If you were in East Lansing between 9 p.m. and 3 a.m., you would have heard almost constant sirens. For the most part, these sirens were not the sound of public service officials responding to serious accidents, robberies or other crimes, they were the sound of our fire department responding to help people who had become incapacitated from consuming too much alcohol.
Most of the time police officers respond as well, to help and ensure the safety of the firefighter paramedics. When people put themselves in life-threating situations from drinking way too much, we need to protect them just like we would anyone else, but it seems so unnecessary. And while we're protecting people from the consequences of their own behaviors, who is protecting the rest of the city?
The reason I say all that is, first, because it makes me frustrated and, secondly, to tell you large parties are a priority. They're a priority for the reasons you talked about, because they cause quality-of-life issues in our neighborhoods and because large parties are often the place where people make the poor choices which cause them problems later.
We've had years of experience where we've learned that if we address noise complaints and nuisance parties early in the day, there are usually fewer problems later at night. We put out groups of officers specifically for this reason on game days and during other big events in East Lansing because we've seen huge benefits from it in the past and overall it keeps people safer.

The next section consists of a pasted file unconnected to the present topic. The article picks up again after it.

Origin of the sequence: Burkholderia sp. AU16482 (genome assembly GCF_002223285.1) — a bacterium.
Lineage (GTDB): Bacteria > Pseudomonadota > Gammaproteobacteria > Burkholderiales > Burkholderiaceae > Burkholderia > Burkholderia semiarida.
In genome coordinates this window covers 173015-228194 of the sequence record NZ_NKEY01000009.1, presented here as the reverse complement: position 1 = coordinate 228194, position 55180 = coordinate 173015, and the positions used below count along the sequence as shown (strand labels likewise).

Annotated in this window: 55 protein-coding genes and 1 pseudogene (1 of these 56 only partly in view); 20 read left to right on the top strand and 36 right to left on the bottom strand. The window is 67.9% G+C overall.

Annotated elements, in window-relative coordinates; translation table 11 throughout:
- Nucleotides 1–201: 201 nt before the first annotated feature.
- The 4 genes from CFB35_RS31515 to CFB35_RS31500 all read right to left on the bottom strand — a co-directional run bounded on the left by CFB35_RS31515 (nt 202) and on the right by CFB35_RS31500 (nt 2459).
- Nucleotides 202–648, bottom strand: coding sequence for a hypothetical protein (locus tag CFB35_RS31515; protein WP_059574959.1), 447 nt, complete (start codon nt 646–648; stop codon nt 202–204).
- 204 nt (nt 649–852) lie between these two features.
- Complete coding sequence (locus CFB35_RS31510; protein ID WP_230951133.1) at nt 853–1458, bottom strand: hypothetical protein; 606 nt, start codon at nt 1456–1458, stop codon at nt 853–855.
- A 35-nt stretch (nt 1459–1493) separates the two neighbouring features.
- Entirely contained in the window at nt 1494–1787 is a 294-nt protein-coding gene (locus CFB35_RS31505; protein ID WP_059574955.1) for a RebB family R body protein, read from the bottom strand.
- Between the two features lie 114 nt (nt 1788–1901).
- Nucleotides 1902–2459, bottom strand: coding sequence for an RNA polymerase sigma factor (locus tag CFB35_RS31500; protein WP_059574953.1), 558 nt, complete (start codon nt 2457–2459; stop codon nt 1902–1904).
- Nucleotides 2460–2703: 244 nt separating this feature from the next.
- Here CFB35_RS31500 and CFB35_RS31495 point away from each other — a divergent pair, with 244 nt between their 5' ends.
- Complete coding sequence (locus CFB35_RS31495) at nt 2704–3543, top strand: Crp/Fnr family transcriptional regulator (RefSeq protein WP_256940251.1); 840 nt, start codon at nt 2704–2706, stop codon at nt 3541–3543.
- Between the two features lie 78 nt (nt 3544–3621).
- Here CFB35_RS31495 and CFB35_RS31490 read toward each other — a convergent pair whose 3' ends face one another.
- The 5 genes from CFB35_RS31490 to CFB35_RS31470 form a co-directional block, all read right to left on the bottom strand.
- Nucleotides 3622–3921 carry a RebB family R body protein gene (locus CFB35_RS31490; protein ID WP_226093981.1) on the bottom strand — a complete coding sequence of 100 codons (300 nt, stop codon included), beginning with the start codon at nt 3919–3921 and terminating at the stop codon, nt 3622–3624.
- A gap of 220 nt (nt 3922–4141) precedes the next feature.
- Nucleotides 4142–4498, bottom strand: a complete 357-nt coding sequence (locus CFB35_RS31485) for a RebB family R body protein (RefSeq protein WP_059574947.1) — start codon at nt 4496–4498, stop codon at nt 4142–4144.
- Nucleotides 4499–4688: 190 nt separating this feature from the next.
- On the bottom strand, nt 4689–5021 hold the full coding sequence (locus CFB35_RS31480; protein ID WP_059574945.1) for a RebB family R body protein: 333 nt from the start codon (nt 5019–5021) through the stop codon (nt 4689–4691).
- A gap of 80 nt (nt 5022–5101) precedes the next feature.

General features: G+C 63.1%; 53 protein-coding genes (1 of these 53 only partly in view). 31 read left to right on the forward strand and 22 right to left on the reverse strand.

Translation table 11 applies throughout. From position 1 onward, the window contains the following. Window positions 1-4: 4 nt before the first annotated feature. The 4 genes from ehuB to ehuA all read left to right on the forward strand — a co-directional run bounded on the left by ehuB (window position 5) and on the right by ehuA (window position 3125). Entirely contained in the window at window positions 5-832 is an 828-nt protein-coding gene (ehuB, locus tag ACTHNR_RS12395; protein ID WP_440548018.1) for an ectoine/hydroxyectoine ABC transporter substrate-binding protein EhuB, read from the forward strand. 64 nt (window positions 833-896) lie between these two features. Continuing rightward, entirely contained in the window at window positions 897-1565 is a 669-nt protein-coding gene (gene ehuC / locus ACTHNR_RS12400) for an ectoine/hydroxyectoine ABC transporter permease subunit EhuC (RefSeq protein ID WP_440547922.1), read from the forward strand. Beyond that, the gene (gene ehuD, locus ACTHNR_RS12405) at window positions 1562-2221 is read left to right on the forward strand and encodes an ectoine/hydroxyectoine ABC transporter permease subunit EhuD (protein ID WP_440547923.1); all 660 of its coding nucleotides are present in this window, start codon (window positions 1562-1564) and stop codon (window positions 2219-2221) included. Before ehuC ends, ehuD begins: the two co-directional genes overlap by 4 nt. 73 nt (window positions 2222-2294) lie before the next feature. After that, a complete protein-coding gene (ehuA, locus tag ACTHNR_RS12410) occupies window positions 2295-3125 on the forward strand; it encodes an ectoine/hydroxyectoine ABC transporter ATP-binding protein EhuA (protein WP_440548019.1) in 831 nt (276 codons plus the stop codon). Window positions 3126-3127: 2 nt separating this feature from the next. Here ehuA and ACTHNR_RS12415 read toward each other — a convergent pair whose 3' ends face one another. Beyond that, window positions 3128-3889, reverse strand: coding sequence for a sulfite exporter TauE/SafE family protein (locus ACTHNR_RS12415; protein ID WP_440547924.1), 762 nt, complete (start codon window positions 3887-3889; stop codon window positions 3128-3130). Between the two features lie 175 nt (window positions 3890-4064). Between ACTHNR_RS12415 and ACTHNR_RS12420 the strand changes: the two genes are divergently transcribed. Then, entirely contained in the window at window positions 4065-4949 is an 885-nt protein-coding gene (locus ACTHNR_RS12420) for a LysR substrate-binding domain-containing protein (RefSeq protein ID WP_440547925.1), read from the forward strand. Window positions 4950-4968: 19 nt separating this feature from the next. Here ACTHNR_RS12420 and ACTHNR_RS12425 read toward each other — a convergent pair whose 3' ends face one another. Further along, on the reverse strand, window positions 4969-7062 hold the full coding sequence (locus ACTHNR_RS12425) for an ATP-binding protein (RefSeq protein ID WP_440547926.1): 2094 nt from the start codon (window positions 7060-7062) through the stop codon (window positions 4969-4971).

To address your specific question of "what are we supposed to do?", I'd say what you’re doing is great. It's impressive that, even though these huge parties are obviously frustrating when they're happening in your neighborhood, you're still worried about the safety of the participants.
You talked about calling the police non-emergency number, which is fine, but you'll find many times there is no one sitting at the police desk to answer that phone. The reason for this is because our cadets are pulled away to help in other areas of the police department, specifically the jail when things get busy. So if you do call the non-emergency (517-351-4220) number, it's best to select option #2 which puts your call into the county dispatch center. We want all calls for police or PACE service to go through dispatch if possible. Dispatch prioritizes the calls and tracks them for response times.
Back to the specifics of your question: If you were to call to report a large party, that's a priority #3 call and we know our average response time to priority #3 calls in 2015 was 8 minutes and 20 seconds. If you call on the same party and say men are dragging women into the house or forcing women into vehicles against their will, that information ups the call to priority #1, and our 2015 response time was 5 minutes and 1 second on average for all priority #1 calls.
Response times are figured from the time the phone is answered in dispatch, through the time the call taker gets the necessary information from the caller, transfers the call to the dispatcher, the dispatcher then puts the call out to the officers and the officer drives, walks or bikes to the location.
On weekends like this past one we have everyone we can working but our resources were still overtaxed.
[Ends Murphy's response. President Simon has not yet responded. If she does and gives us permission to reprint her response, we will do so in a separate article.]